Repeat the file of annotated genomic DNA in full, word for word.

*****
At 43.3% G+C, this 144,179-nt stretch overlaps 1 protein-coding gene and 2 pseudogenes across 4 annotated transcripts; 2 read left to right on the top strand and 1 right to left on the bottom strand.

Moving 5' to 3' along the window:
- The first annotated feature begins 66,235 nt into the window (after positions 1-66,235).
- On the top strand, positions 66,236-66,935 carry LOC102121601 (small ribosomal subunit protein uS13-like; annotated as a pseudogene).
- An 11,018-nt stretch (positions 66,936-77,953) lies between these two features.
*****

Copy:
At 43.3% G+C, this 144,179-nt stretch overlaps 1 protein-coding gene and 2 pseudogenes across 4 annotated transcripts; 2 read left to right on the top strand and 1 right to left on the bottom strand.

Moving 5' to 3' along the window:
- The first annotated feature begins 66,235 nt into the window (after positions 1-66,235).
- On the top strand, positions 66,236-66,935 carry LOC102121601 (small ribosomal subunit protein uS13-like; annotated as a pseudogene).
- An 11,018-nt stretch (positions 66,936-77,953) lies between these two features.